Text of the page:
close
Back to Blog

More than music: Birdsong and it's meaning

Nov 04, 2018
Birding in a typical alpine meadow habitat
Birding in a typical alpine meadow habitat

Picture this: you’re walking through a quiet forest one warm summer evening – the air is sweet and fresh, a gentle breeze ruffles through your hair. You hear the sound of birds gently chirping somewhere off in the distance. It’s a sound you haven’t heard before, or at least one you haven’t heard in a while. You stop, close your eyes, listen . . .

Sounds magical doesn’t it? For Catherine Welke, laboratory coordinator for King’s Biology department, it’s exactly how she spends her time when she’s not helping students on campus.

As Welke says, “it’s a well-known fact in conservation biology that the health of avian communities is a reliable indicator of the health of an ecosystem. Birds are sensitive to the conditions of their surroundings, so understanding which species are present and which are not can identify environmental concerns that may have otherwise gone unnoticed.”

In order to open your eyes to where healing is needed, you first need to open your ears. Birds are fast. Their colouring often keeps them hidden in shrubs and branches – even from the trained eye of an experienced birder. But just because you can’t see something doesn’t mean it’s not there.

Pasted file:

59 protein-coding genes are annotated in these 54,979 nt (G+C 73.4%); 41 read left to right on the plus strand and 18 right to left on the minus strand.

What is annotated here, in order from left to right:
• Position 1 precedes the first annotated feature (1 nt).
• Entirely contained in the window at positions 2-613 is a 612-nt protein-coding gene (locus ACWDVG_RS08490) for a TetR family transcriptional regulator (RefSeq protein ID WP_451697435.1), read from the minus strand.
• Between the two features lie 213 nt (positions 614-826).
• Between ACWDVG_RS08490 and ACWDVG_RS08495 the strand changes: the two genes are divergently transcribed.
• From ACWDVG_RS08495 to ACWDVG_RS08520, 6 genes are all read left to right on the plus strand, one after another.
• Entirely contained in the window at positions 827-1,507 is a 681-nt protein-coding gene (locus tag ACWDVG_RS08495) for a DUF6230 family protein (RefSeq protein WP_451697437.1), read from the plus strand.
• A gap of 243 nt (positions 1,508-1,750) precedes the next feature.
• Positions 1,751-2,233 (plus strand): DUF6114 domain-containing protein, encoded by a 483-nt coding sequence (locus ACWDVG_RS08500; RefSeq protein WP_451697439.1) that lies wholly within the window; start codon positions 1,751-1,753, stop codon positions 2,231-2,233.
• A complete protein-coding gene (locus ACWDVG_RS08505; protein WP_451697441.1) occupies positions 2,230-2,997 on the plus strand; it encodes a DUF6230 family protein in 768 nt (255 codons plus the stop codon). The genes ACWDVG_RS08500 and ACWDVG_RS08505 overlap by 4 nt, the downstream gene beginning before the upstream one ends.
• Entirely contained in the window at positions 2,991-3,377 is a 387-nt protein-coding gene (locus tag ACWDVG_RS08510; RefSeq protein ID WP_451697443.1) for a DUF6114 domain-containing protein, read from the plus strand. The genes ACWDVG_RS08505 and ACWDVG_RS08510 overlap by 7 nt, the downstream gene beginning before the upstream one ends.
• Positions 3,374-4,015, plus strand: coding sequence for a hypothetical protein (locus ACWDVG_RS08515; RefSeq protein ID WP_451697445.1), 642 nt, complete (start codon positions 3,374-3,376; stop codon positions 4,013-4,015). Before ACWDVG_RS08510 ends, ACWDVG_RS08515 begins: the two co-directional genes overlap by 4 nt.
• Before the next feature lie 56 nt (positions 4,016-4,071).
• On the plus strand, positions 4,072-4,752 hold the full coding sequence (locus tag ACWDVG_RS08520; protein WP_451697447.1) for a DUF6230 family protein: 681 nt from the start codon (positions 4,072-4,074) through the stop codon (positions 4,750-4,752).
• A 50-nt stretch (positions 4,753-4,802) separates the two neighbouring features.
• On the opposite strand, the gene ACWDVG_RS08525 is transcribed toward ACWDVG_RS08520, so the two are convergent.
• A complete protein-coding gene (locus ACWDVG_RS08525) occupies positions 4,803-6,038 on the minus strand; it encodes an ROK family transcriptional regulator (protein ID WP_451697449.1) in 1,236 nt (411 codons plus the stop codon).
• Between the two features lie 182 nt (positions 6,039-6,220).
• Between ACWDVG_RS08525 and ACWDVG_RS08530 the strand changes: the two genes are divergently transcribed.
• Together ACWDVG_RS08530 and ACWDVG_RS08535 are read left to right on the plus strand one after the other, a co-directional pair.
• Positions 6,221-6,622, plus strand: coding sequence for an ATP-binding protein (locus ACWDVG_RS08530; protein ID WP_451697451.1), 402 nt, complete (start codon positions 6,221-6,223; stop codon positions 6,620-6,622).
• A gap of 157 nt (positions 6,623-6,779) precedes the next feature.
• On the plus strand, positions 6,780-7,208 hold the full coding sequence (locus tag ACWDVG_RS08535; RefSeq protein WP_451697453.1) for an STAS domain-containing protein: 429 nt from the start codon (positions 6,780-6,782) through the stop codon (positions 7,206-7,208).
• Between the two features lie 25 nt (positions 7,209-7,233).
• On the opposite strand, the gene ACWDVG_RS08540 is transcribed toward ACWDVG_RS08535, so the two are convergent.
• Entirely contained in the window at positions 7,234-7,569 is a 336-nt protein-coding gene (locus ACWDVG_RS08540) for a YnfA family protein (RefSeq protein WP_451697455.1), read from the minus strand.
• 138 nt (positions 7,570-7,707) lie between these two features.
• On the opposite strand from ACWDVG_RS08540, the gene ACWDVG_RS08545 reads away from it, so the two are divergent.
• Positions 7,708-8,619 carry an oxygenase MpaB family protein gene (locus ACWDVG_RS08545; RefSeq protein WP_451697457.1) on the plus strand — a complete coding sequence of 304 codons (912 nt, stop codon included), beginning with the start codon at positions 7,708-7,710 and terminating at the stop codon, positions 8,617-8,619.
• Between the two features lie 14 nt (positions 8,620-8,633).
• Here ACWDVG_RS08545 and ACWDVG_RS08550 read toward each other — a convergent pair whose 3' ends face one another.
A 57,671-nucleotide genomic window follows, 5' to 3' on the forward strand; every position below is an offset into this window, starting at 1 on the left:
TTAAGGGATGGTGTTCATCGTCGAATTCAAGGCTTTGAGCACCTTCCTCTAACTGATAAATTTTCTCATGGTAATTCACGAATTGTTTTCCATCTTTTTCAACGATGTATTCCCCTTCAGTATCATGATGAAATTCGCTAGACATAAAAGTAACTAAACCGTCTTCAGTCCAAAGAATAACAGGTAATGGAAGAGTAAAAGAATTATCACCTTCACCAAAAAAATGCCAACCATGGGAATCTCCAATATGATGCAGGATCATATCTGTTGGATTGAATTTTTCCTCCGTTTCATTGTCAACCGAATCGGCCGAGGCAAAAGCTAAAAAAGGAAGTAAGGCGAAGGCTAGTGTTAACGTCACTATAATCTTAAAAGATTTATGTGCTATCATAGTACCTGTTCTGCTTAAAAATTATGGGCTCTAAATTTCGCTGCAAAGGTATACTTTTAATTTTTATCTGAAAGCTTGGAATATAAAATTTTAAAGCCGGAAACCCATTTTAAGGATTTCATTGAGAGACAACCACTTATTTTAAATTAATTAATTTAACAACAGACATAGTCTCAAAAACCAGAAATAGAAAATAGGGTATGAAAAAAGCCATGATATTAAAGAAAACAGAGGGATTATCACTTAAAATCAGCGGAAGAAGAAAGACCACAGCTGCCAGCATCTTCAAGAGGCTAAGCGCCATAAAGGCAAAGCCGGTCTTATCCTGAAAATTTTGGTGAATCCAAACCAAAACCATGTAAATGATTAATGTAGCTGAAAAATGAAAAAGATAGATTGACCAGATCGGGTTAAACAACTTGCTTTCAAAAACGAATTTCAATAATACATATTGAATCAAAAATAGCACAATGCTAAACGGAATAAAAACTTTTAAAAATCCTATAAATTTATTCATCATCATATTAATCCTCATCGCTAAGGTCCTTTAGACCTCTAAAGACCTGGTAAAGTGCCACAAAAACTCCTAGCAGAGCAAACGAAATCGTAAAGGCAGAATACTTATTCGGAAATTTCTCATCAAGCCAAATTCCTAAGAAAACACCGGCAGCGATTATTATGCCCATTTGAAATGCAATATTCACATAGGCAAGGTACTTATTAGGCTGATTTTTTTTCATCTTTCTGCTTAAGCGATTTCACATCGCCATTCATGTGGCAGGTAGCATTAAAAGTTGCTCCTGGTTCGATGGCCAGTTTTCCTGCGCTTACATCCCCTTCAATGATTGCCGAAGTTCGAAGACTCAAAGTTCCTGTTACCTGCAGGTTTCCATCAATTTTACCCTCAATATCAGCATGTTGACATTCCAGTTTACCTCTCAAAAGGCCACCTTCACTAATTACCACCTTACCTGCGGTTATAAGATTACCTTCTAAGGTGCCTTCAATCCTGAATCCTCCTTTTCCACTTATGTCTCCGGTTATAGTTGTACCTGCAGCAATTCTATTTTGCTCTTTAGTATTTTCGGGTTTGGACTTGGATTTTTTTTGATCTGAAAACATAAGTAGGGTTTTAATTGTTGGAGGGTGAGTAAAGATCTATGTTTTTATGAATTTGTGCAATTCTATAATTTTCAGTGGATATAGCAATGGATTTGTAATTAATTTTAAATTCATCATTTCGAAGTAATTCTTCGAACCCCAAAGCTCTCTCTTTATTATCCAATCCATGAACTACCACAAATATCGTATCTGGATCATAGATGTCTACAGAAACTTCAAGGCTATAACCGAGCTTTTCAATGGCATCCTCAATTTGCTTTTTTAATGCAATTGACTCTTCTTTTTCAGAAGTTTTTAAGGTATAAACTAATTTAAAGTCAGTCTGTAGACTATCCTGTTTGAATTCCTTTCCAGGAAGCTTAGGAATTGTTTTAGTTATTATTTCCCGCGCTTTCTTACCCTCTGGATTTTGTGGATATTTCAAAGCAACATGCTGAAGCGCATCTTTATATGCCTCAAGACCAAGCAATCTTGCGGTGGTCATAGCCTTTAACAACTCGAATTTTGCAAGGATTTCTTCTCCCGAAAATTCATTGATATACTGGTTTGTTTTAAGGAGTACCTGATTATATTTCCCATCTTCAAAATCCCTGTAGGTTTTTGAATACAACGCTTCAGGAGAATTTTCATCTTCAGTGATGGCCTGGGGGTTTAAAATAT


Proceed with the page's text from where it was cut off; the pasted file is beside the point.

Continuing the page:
Welke’s birding ear is exceptionally sharp, and her understanding of bird languages, advanced. Her current Master’s research involves analyzing the movement of birds between different breeding sites and the different barriers to bird movement like mountains, unsuitable climate, differences in song dialect, etc. which all affect gene flow in a species.

One of the many species Welke studies is the white-crowned sparrow. White-crowned sparrows are ideal models for studying populations because they live in many different habitats, from alpine meadows to sea-level ecosystems. They have an amazing diversity of local song dialects which can be different in habitats as little as 100 km apart and respond to local changes in environment.

“For humans to be birders, we have to learn their language,” says Welke. “If we can know their language, we can better understand the message behind their songs, sense changes, make corrections, and initiate conservation procedures accordingly.”

You need all your senses to understand the truths of the forest.

 

Leave A Comment